Fewer Americans believe now is the best time to buy or sell a home, according to the latest Home Purchase Sentiment Index (HPSI) from the Federal National Mortgage Association FNMA.
What Happened: In the January HPSI data survey of approximately 1,000 adults, a record-low 25% of respondents stated this is a good time for a home purchase, compared to 69% of respondents who believed it was a good time to sell a residential property. However, the December HPSI found 76% of respondents were optimistic about selling opportunities while 26% felt positive about homebuying.
“Consumer sentiment toward housing softened further in January — the HPSI fell 2.4 points to 71.8 — as affordability and supply constraints continue to limit home purchase opportunities, particularly among younger households,” said Doug Duncan, Federal National Mortgage Association (Fannie Mae) senior vice president and chief economist. “Younger consumers — more so than other groups — expect home prices to rise even further, and they also reported a greater sense of macroeconomic pessimism.
“Additionally,” Duncan continued, “while the younger respondents are typically the most optimistic about their future finances, this month their sense of optimism around their personal financial situation declined. All of this points back to the current lack of affordable housing stock, as younger generations appear to be feeling it particularly acutely and, absent an uptick in supply, may have their homeownership aspirations delayed. On the whole, the latest HPSI results are consistent with our forecast of slowing housing activity in the coming year.”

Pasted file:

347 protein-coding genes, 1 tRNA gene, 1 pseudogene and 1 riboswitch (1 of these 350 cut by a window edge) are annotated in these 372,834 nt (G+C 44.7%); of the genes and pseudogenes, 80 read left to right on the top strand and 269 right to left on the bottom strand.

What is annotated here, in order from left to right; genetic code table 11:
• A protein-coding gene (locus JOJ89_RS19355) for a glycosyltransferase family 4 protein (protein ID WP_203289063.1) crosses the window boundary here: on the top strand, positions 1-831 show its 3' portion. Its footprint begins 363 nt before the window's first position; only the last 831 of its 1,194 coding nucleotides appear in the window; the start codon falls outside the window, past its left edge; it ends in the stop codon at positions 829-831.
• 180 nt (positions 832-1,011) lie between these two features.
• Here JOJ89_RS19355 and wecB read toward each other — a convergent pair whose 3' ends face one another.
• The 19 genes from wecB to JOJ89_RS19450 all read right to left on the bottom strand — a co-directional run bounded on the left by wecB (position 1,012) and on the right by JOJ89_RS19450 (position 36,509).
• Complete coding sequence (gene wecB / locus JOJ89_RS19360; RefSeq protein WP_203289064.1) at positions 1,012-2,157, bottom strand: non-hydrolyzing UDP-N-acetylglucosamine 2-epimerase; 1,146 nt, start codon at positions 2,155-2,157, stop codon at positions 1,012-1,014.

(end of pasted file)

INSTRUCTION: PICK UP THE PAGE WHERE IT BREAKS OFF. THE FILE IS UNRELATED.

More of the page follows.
What Else Happened: Among the major metro markets, Phoenix saw the greatest level of inbound migration last year, according to new data from Redfin Corp RDFN.
Phoenix metro gained roughly 85,000 residents from other metro areas in 2021, far ahead of second- and third-ranked Dallas with a 56,000-resident gain and Orlando with 53,000.
Redfin noted that nine of the 10 most popular migration destinations of 2021 were located in Sun Belt states and half had a median home-sale price under the national median of roughly $383,000 for December.
However, home price growth was considerably higher than the 15% year-over-year national growth rate in all 10 of the most popular destinations in December; in Phoenix, the typical home sold for $435,000 during December, which was 28% more than one year earlier.
Photo: Mohamed Hassan / Pixabay
© 2023 Benzinga.com. Benzinga does not provide investment advice. All rights reserved.